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Layoffs in the U.S. dropped 29 percent from July to August, staunching the heavy flow of job cuts announced over the summer.
Employers reduced payrolls by 32,188 jobs in August, according to global outplacement consultancy Challenger, Gray & Christmas. That's the lowest monthly total since May (30,157) and the second lowest of the year. There have been 391,288 layoffs announced year-to-date, 10 percent fewer than what was recorded between January and August 2015.
On the other side of the coin, job openings rose by 228,000 in July to a seasonally adjusted 5.9 million, marking the highest level since December 2000, according to the U.S. Department of Labor. The job openings data, increased quit rate, steady hiring and drop in layoffs indicate strong fundamentals in the U.S. labor market.
"The job market is likely to remain healthy over the coming months as those open jobs are filled," said Jennifer Schramm, SHRM-SCP, manager of workforce trends at the Society for Human Resource Management. "For HR professionals it means that they have to keep focusing on building their employer brand and developing strong recruiting and retention strategies so they can compete for the best talent."
Tech Companies Shifting Focus
The computer sector reported 6,103 job cuts in August, the most from any sector. The bulk of those cuts came from Cisco Systems, which announced plans to reduce its workforce by 5,500.
"Since January of last year, there has been a string of large-scale job cuts from major players in the technology sector, including Hewlett-Packard, Intel, Dell, Microsoft and, now, Cisco," said John A. Challenger, chief executive officer of the outplacement firm.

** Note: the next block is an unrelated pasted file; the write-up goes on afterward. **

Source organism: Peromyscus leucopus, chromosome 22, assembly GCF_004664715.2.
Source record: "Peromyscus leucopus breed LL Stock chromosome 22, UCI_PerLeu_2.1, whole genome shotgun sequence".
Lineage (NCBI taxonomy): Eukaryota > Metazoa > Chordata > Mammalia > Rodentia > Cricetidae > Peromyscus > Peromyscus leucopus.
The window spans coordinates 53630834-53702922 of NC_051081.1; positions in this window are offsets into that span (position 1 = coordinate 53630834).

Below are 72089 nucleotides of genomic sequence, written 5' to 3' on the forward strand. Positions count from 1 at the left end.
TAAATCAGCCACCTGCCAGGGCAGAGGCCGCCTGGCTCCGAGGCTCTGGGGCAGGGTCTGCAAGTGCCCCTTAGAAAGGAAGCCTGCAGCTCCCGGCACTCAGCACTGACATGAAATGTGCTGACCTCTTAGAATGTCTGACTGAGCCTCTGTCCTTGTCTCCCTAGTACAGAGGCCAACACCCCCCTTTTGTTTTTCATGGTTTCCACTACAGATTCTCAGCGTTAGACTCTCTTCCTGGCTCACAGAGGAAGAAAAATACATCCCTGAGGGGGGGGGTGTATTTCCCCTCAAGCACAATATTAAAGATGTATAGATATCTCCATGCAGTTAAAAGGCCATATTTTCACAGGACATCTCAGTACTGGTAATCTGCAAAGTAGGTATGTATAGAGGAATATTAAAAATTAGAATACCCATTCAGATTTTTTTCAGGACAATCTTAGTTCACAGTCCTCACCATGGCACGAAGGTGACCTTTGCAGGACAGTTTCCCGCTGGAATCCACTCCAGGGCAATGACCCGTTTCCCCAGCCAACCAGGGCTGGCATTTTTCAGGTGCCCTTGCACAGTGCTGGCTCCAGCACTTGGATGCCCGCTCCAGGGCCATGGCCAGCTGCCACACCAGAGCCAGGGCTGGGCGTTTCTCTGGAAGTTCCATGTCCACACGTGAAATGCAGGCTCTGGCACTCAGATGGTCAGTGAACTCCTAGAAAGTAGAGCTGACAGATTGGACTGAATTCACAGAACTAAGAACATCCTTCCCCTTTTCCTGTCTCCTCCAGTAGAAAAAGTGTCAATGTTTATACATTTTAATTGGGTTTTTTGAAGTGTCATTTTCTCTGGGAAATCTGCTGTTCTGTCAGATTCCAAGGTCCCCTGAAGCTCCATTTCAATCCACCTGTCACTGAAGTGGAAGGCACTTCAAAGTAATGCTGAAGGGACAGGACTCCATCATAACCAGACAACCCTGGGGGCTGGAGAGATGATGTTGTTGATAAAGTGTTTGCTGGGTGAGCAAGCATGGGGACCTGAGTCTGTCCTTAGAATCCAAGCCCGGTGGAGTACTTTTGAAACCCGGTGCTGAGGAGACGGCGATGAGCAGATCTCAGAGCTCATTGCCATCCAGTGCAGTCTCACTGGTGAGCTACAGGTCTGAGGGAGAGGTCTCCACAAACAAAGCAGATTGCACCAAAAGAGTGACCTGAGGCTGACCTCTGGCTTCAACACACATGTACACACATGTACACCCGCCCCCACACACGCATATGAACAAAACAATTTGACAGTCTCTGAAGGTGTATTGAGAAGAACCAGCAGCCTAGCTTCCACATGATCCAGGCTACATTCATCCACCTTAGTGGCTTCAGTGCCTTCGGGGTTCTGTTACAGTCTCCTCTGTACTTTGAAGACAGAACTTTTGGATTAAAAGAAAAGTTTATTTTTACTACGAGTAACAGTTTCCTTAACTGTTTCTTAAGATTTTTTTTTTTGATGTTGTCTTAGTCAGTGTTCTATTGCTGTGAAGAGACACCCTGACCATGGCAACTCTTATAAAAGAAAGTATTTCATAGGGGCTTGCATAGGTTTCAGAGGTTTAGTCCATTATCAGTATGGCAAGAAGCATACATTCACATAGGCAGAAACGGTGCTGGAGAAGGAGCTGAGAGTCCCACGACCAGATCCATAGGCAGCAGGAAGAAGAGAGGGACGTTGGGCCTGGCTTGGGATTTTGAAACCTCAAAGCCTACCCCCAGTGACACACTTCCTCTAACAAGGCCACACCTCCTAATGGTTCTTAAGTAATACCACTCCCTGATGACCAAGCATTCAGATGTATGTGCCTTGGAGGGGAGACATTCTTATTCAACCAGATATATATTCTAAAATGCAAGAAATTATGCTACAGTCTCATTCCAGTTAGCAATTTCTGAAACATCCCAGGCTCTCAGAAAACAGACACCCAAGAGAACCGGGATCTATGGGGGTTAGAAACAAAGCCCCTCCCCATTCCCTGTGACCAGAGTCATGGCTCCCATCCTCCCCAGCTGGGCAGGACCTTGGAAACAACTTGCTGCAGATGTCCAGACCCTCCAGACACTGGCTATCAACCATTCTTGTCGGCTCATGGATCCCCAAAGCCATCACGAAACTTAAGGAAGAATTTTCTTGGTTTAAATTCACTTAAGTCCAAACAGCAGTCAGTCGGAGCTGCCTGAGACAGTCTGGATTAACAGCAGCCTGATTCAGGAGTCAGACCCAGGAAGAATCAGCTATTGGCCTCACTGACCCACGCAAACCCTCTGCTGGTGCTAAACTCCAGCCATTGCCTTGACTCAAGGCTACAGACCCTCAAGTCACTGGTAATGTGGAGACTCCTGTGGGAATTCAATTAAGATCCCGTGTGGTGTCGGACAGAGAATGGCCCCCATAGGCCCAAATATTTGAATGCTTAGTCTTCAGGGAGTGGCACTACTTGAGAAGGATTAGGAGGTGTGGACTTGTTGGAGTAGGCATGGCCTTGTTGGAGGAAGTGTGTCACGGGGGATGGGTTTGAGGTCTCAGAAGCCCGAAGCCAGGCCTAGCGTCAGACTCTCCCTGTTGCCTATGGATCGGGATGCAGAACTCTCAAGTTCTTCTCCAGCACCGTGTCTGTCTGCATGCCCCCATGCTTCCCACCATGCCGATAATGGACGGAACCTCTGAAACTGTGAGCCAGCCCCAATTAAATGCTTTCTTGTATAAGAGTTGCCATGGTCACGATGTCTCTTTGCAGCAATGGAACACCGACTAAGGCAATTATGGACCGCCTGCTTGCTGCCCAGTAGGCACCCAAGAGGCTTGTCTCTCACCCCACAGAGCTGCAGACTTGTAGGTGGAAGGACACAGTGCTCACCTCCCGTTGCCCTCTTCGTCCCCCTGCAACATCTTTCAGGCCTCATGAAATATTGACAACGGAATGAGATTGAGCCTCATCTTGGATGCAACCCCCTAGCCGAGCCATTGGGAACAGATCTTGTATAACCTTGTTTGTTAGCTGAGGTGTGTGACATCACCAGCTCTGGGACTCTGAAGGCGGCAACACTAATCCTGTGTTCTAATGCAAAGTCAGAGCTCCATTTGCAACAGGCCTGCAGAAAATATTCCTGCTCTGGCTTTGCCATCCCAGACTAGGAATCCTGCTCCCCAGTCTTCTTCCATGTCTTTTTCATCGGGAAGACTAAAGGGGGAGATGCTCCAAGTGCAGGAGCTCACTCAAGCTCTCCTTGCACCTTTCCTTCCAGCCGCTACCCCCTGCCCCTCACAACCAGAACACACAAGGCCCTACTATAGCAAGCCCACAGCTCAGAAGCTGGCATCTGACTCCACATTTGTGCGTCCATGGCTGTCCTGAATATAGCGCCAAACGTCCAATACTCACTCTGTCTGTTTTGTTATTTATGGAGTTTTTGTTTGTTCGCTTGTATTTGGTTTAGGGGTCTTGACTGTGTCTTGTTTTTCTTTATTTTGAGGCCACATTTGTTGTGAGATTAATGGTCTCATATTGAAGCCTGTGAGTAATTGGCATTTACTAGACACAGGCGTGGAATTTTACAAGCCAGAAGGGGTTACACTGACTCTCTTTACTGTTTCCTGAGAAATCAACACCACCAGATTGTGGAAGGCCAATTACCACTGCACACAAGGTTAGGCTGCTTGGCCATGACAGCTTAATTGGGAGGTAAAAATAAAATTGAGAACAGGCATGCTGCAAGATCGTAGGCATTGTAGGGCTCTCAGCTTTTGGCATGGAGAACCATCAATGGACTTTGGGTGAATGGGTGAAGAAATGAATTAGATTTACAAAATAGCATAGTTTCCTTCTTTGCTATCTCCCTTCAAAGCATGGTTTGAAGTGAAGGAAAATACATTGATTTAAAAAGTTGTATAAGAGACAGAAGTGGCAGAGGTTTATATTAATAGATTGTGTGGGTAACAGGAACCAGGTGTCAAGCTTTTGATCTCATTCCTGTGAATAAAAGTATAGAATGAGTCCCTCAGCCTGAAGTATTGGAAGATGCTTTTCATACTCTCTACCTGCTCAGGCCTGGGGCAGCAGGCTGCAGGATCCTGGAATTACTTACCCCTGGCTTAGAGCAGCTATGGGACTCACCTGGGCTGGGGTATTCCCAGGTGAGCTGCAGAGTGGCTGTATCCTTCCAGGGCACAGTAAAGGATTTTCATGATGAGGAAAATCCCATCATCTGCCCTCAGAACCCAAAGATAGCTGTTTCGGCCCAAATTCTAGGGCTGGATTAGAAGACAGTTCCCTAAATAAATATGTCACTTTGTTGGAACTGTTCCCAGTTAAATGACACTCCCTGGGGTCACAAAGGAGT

Computer companies have announced 55,567 job cuts to date in 2016, up 111 percent from this time last year. "The surge in cuts does not necessarily signal weakness in the sector, but it certainly signals a shift," Challenger said. "In most cases, we are seeing these firms move from making hardware to providing services."
Employers in the industrial goods (3,073), entertainment and leisure (3,037), and energy (2,430) sectors also experienced significant job cuts in August.
Challenger suggested that low oil prices are a contributing factor in the industrial goods sector, where many of the firms provide materials and equipment to the energy industry.
Most of the entertainment and leisure job cuts from August were due to the closure of the Trump Taj Mahal casino and resort in Atlantic City, which affected 2,845 employees.
Year-to-date, the energy (97,366), computer (55,567), retail (44,643), industrial goods (25,840), and financial (17,707) sectors make up the top five industries for number of layoffs. Texas leads the states in layoffs year-to-date (93,363), followed by California (62,208), Arkansas (18,944), North Carolina (18,393) and Illinois (17,137).
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